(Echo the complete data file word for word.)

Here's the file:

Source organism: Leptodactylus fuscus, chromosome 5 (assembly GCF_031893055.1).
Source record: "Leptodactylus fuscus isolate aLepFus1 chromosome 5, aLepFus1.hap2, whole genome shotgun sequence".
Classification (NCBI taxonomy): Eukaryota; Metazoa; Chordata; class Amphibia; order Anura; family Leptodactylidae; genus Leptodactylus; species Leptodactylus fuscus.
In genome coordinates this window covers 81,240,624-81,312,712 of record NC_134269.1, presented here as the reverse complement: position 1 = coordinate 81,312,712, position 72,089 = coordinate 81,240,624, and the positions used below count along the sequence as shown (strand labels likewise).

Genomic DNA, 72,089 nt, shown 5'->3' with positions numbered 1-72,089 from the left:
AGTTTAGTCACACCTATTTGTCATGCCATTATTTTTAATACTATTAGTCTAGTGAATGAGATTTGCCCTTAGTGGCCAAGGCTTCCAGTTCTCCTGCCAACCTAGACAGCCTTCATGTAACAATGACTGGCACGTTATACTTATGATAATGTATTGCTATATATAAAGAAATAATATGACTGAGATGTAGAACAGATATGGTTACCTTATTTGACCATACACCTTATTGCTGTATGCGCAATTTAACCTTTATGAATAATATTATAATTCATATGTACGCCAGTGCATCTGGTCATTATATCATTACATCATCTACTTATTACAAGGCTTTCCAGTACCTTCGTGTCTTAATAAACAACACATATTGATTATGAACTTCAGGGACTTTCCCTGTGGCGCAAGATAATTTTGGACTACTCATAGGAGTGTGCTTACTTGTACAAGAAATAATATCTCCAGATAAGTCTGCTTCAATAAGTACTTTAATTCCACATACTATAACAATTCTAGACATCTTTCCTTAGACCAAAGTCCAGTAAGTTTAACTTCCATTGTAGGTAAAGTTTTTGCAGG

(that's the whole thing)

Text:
Source organism: Leptodactylus fuscus, chromosome 5 (assembly GCF_031893055.1).
Source record: "Leptodactylus fuscus isolate aLepFus1 chromosome 5, aLepFus1.hap2, whole genome shotgun sequence".
Classification (NCBI taxonomy): Eukaryota; Metazoa; Chordata; class Amphibia; order Anura; family Leptodactylidae; genus Leptodactylus; species Leptodactylus fuscus.
In genome coordinates this window covers 81,240,624-81,312,712 of record NC_134269.1, presented here as the reverse complement: position 1 = coordinate 81,312,712, position 72,089 = coordinate 81,240,624, and the positions used below count along the sequence as shown (strand labels likewise).

Genomic DNA, 72,089 nt, shown 5'->3' with positions numbered 1-72,089 from the left:
AGTTTAGTCACACCTATTTGTCATGCCATTATTTTTAATACTATTAGTCTAGTGAATGAGATTTGCCCTTAGTGGCCAAGGCTTCCAGTTCTCCTGCCAACCTAGACAGCCTTCATGTAACAATGACTGGCACGTTATACTTATGATAATGTATTGCTATATATAAAGAAATAATATGACTGAGATGTAGAACAGATATGGTTACCTTATTTGACCATACACCTTATTGCTGTATGCGCAATTTAACCTTTATGAATAATATTATAATTCATATGTACGCCAGTGCATCTGGTCATTATATCATTACATCATCTACTTATTACAAGGCTTTCCAGTACCTTCGTGTCTTAATAAACAACACATATTGATTATGAACTTCAGGGACTTTCCCTGTGGCGCAAGATAATTTTGGACTACTCATAGGAGTGTGCTTACTTGTACAAGAAATAATATCTCCAGATAAGTCTGCTTCAATAAGTACTTTAATTCCACATACTATAACAATTCTAGACATCTTTCCTTAGACCAAAGTCCAGTAAGTTTAACTTCCATTGTAGGTAAAGTTTTTGCAGG